Student and Graduate Publishing

Are Tech Jobs Really a No-Female Zone?

Wednesday, 15 February 2017 12:41

Calling all females ready to step up to the challenge!
 
For as long as I can remember, society has identified the technology field as a male domain.  But it’s now time for all our female tech lovers to join forces and overcome the gender disparity for jobs here in the UK. From Amazon to ASOS, the tech industry really does have something for everyone.
 
Often when most of us hear the word technology, we think of men in white lab coats and oversized glasses surrounded by gadgets and glued to a computer screen plastered in numbers. Luckily, this isn’t the reality. Professions in tech can in fact be as glamorous and quirky as you like.
Did you know that jobs in finance, law, customer services, fashion and design are all just some examples of careers making up the daily functioning of internationally known technology companies? Offering generous pay; a wide choice of career opportunities; scope for progression; lots of specialist training and some very attractive benefits packages-a job in tech may be exactly what you are looking for.


From the First Female Computer Science PhD graduate, Sister Mary Kenneth Keller (1913-1985) to the designer of the Apple icon, Susan Kare, countless women have made a movement in tech. But how do women land the job you may ask? Well, according to Kare, ‘confidence in your skill mix’ is fundamental, and quite surprisingly, she did not have a computer degree background. Writing off a valuable chunk of our female population in the UK as lacking interest in tech or being less capable in comparison to their counterparts has become somewhat the norm. Therefore, it is up to you to do your research in to the likes of university courses, apprenticeships, competitions and internships to open up a whole world of diverse opportunities.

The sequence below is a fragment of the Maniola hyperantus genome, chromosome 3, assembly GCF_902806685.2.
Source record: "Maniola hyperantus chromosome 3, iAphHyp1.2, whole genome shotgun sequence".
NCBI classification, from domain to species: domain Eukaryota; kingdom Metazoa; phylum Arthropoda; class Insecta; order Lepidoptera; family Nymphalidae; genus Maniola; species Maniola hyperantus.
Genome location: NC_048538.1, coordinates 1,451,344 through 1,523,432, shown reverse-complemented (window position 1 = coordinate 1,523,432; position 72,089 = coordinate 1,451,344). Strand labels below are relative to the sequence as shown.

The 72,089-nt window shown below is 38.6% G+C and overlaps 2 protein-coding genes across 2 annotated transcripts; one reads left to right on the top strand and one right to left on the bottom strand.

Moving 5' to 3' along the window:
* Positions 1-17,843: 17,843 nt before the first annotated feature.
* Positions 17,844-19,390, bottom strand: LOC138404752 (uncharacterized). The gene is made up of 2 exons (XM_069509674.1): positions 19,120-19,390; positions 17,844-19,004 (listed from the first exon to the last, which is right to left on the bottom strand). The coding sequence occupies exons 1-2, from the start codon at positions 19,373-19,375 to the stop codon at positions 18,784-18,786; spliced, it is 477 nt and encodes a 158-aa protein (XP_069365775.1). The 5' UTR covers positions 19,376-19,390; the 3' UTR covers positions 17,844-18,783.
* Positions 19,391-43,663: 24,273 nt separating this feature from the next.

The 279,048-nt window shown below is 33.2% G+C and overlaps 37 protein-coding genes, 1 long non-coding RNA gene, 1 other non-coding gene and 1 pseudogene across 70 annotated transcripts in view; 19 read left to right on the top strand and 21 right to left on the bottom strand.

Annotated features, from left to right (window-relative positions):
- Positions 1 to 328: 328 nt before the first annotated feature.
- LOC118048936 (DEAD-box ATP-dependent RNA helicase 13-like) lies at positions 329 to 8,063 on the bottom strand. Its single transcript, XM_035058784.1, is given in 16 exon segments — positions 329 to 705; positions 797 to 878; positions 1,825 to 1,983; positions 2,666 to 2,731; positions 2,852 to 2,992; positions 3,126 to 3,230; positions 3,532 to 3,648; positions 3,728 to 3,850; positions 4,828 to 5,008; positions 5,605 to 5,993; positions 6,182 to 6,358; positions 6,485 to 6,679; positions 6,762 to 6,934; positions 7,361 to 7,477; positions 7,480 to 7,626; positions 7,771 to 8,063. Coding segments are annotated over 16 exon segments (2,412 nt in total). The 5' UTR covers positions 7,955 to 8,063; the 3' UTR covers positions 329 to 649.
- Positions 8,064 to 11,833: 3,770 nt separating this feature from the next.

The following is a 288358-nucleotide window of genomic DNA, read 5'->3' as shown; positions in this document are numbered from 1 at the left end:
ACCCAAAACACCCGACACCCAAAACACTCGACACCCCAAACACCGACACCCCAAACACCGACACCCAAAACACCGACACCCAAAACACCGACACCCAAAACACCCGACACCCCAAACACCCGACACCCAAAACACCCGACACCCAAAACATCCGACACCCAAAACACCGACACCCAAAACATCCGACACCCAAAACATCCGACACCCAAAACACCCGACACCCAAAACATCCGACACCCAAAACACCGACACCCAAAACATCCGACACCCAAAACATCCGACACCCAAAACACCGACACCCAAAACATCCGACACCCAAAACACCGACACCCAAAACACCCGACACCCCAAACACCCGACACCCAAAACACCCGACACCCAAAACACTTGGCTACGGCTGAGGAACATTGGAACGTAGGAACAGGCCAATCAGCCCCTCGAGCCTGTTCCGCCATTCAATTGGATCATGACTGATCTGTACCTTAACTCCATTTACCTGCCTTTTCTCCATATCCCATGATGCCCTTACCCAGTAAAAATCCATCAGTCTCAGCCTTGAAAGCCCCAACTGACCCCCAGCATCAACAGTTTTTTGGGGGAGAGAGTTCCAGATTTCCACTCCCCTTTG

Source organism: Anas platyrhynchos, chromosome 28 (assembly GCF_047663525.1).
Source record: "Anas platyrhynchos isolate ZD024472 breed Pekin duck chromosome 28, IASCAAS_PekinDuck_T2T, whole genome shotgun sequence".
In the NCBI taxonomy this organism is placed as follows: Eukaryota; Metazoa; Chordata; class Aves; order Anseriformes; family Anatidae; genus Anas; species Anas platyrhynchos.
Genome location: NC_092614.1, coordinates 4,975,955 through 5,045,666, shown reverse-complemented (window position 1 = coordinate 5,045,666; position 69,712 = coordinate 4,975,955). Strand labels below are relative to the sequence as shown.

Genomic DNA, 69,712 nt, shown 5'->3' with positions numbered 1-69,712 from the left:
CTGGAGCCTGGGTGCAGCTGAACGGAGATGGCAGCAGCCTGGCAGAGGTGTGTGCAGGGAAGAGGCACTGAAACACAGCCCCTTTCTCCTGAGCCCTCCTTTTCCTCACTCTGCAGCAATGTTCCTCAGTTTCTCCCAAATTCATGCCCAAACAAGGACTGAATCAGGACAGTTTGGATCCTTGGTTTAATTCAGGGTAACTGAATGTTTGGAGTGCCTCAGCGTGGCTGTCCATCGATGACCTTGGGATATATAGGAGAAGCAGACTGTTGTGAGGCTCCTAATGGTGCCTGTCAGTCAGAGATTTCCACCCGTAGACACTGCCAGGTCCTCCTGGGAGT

With the ever-growing nature of technology, from visiting an online GP to ordering your prom dress in time, technology plays an active part in most of our lives. The opportunities are limitless and slowly but surely becoming geared to women too. As a result of the gender balance issue, various organisations have teamed up to speed up the process of getting women involved. To name but a few, ‘WEST bursaries’ are offering practical support to women and girls who would like to learn or work in a non-traditional role. The ‘womENcourage’ offer scholarships for their conference which is a great way to network and explore all of the different types of careers open to women. Additionally, Brunel University are offering a ‘Women in Engineering’ programme, supporting female graduates to achieve their potential in engineering. We’re talking bespoke mentoring, visits divulging the industry and a £10000 ‘Women in Engineering Award’ to a selected 30 females, definitely an opportunity not to be missed. Or maybe you and your team want to get involved and showcase your innovative ideas at ‘The Google Science Fair’, a global online science and technology competition open to 13-18 year olds.


With technology being at the heart of what we do as individuals and businesses, there really is no glass ceiling stopping women from growing in this exciting sector. Looking beyond the stereotypical views of jobs in tech, there has never been a better time for women to let go of their fears and research the industry. And as far-flung as it once seemed, you too could be the next mother in technology.